By Cory Schachtel, Matthew Stepanic, Michael Ganley | February 28, 2023
Fu’s Repair Shop
Before you sit down in Fu’s Repair Shop — before you even step into the restaurant proper — you can tell you’re entering a place with lots of style. In the small front entrance, you’re greeted by a dim, tasselled lamp and small TV showing static sitting on a table in front of a mirror, giving you one more chance for a fit check before entering the red-hued establishment.
If “Coolest Vibe” was a category, Fu’s would probably win. But it has substance, too, and it’s mostly noodle-based. We jumped around the menu, picking Truffle Siu Mai (pork and shrimp dumplings with crispy chicharrones) and Jane Doe (rice rolls with sweet tamari-seasoned and hoisin-glazed sausage) off the Dim Sum menu, but the Wok Hay (“Big Dish Energy”) dishes stole the show.
When we ordered the Chow Ho Fun (rice noodles with veggies, Fu’s stir-fry sauce, and black tiger shrimp added on), the server said it was her favourite dish, and it was great. But the Spicy Lamb Dan Dan (noodles with lamb shoulder) was one of the most flavourful dishes I’ve had in a long time. I don’t know if it’s a matter of putting just the right amount of toasted sesame Dan Dan sauce on it, or if it’s simply so good the chef could never overdo it. But as my dish-twin at our neighbouring table slurped up the last of his, and I was in the middle of mine, we exchanged satisfied glances, knowing we’d be back again. — Cory Schachtel
Meaning “robin” in Omushkegowin (Swampy Cree), Pei Pei Chei Ow evokes comfort and explores modern Indigenous cuisine in each of its takeout dishes. Mushkego Cree Chef Scott Jonathan Iserhoff also considers himself a storyteller, which is evident by his improvisational menu that changes with seasonal ingredients. Past hits include the sweet and savoury Berry Barbecue Brisket Sandwich or a soul-warming stew with fresh bannock. — Matthew Stepanic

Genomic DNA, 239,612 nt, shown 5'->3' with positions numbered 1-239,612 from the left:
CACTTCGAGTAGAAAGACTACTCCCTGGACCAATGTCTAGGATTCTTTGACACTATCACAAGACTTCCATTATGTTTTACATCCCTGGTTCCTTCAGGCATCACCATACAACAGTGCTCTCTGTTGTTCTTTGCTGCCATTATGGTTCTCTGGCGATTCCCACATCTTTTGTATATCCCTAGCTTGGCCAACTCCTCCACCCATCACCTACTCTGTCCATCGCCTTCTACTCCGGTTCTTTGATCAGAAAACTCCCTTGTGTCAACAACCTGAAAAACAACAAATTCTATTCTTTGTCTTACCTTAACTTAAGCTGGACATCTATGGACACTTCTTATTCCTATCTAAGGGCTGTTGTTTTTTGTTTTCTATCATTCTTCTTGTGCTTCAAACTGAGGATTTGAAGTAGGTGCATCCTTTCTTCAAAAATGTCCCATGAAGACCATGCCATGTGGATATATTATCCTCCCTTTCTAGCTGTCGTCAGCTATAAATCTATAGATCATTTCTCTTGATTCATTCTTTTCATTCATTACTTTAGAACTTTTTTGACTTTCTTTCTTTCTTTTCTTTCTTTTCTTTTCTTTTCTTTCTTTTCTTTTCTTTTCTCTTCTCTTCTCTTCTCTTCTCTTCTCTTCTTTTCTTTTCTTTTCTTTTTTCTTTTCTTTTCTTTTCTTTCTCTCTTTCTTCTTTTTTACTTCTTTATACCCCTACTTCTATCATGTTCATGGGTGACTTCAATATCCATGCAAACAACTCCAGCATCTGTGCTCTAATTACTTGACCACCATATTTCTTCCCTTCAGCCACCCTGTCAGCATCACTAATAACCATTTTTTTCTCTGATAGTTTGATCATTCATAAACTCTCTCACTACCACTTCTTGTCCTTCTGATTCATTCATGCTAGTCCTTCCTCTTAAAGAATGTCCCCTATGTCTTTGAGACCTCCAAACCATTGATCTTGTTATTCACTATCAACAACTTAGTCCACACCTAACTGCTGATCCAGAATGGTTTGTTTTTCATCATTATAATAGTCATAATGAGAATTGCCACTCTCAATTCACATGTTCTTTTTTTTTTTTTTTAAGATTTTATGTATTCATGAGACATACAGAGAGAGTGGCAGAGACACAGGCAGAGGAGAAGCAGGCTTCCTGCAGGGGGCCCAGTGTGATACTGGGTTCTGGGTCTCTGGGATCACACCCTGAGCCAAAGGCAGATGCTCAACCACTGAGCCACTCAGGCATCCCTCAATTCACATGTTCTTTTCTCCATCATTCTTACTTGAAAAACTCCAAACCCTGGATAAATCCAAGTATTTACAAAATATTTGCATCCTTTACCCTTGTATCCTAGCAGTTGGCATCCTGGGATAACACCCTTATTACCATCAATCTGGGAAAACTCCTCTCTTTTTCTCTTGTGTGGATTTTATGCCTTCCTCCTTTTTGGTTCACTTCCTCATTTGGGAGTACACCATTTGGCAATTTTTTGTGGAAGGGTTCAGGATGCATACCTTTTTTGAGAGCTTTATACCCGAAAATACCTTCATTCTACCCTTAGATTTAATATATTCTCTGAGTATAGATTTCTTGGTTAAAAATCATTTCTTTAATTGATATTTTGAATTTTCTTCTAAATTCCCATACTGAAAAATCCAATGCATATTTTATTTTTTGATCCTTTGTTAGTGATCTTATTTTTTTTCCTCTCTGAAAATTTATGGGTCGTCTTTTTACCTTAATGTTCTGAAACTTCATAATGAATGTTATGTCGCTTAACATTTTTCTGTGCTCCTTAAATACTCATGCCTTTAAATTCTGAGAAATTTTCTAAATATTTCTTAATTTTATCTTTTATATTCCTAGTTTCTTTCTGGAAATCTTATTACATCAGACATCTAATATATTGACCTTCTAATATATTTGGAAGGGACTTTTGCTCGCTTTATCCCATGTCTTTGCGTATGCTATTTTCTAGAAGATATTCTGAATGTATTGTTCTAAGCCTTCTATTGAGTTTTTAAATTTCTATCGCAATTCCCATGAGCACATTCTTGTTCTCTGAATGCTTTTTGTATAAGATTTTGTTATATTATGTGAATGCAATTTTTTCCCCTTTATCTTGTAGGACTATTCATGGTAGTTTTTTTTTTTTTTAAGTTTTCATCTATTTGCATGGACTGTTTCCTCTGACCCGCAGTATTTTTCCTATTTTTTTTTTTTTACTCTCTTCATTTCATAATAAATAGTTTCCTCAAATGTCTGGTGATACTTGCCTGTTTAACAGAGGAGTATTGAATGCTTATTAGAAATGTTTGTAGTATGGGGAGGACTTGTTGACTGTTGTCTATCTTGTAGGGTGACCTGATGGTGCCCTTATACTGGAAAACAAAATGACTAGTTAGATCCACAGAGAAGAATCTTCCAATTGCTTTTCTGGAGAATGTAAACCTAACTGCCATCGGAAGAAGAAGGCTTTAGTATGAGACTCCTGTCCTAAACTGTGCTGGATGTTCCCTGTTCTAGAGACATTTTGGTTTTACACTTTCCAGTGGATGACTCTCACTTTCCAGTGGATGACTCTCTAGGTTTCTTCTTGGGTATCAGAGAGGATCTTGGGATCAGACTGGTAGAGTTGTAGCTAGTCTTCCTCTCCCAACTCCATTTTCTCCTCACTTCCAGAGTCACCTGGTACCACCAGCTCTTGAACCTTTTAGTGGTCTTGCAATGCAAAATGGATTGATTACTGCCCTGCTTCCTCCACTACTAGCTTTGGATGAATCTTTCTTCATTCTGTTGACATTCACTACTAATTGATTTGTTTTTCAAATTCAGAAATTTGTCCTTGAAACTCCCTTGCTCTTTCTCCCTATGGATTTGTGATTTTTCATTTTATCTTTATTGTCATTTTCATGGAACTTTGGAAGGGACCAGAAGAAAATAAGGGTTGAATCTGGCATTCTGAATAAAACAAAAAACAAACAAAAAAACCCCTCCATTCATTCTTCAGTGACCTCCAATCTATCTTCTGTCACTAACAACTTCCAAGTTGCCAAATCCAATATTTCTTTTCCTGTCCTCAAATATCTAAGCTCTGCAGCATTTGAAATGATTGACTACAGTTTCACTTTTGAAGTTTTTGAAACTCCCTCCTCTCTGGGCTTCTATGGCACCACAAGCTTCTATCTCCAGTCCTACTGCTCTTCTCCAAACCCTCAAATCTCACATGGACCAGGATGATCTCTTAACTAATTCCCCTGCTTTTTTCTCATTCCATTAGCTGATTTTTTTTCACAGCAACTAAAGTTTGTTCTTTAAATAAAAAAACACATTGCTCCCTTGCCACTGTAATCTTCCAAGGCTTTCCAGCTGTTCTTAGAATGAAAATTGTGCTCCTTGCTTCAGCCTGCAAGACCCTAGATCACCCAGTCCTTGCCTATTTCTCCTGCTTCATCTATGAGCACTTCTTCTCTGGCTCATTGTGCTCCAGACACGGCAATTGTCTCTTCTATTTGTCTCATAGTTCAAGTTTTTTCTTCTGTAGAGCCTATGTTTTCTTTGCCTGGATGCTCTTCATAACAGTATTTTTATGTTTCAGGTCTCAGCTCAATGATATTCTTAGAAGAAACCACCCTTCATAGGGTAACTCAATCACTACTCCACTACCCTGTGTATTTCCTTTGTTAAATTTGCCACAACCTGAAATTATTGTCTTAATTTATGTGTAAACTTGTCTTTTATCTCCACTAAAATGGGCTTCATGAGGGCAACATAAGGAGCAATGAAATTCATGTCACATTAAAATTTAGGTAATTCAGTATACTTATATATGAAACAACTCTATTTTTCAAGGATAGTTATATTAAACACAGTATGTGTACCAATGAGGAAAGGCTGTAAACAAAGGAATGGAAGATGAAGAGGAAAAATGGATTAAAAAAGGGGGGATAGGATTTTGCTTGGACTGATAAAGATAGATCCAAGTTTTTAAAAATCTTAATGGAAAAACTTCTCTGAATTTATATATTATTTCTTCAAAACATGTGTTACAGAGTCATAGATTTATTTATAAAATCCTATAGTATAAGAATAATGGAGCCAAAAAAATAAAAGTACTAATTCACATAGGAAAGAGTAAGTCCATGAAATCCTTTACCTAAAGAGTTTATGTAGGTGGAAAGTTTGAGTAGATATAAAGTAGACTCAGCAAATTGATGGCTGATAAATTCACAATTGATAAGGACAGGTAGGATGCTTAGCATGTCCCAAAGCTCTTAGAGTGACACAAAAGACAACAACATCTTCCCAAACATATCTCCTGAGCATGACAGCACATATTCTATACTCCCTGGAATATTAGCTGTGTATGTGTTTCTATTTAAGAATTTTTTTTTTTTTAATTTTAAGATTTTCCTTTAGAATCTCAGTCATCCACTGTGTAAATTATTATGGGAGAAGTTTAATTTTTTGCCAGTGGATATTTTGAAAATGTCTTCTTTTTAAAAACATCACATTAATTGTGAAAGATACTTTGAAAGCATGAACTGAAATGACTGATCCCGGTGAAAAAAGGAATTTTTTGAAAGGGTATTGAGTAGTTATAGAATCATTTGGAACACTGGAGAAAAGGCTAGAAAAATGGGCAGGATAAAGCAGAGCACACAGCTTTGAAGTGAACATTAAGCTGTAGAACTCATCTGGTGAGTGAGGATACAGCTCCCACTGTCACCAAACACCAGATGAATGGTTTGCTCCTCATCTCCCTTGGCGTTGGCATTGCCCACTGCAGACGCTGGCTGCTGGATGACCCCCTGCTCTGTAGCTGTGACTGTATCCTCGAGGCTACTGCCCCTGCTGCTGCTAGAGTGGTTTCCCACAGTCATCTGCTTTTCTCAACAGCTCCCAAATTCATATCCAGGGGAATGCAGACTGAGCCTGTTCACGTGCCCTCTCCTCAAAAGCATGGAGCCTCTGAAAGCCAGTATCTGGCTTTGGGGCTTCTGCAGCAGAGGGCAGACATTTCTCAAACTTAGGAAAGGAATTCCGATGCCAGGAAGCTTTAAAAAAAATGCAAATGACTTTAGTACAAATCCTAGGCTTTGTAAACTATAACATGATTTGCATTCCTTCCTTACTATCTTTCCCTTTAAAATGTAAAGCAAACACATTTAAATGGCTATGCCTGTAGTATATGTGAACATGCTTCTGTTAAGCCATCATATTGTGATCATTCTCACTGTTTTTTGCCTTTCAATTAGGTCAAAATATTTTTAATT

Pals has a big front window looking out to 83rd Avenue that keeps the place bright during the day, but on this cold, dark winter night the lights are dim, endowing one of the best new restaurants with a darker mood. That’s not a problem — it’s actually quite cozy — but given that the main course meals are all hand-held items, sandwich spillage is something to be aware of. And by “hand-held” I mean two hands, because these sandwiches are as dense as they are delicious.
In my personal sandwich-making life, I’m adamant that meat always goes on the bottom, with the only possible exception being a nice slice of cheese, because there’s always room for more cheese. But after having Pals’ pickle-on-the-bottom Cubano, with ham, roasted pork and provolone, I’m starting to rethink my sandwich philosophy.
The menu is predominantly savoury, with gut-warming soups and scrumptious sides (I will never forgive my dinner-mate for talking me out of getting the olives), and the drink menu covers a decent range of flavours (if you drink a Mai Tai with your eyes closed it almost feels like you’re in Hawaii).
But the sandwiches are the stars, and like any good sandwich, the second half of this one was just as tasty and filling the next day. — Cory Schachtel
Tucked into a tiny space just off Jasper Avenue, Cafe Caribbean offers up the flavours of the islands from a Trinidadian point of view. The small but tantalizing menu includes fried and curried chicken, steamed fish, braised pork and brown stewed beef. It also specializes in meat pies and roti.
Be sure to try the Sorrel, a hibiscus-flower drink seasoned with cloves, cinnamon, ginger and Angostura bitters. — Michael Ganley
Though lacking a restaurant or storefront, Chef Allen Gao’s ramen pop-ups are still the talk of the city’s food scene. Once a week, folks with fast-enough fingers (kits sometimes sell out in under an hour!) can order all you need to prepare a fool-proof bowl of ramen at home. Watch for the Pork Tonkotsu to make an appearance — the rich, savoury broth with house-made noodles, pork belly, and the delicious ajitama (marinated egg) will make you slurp with delight. — Matthew Stepanic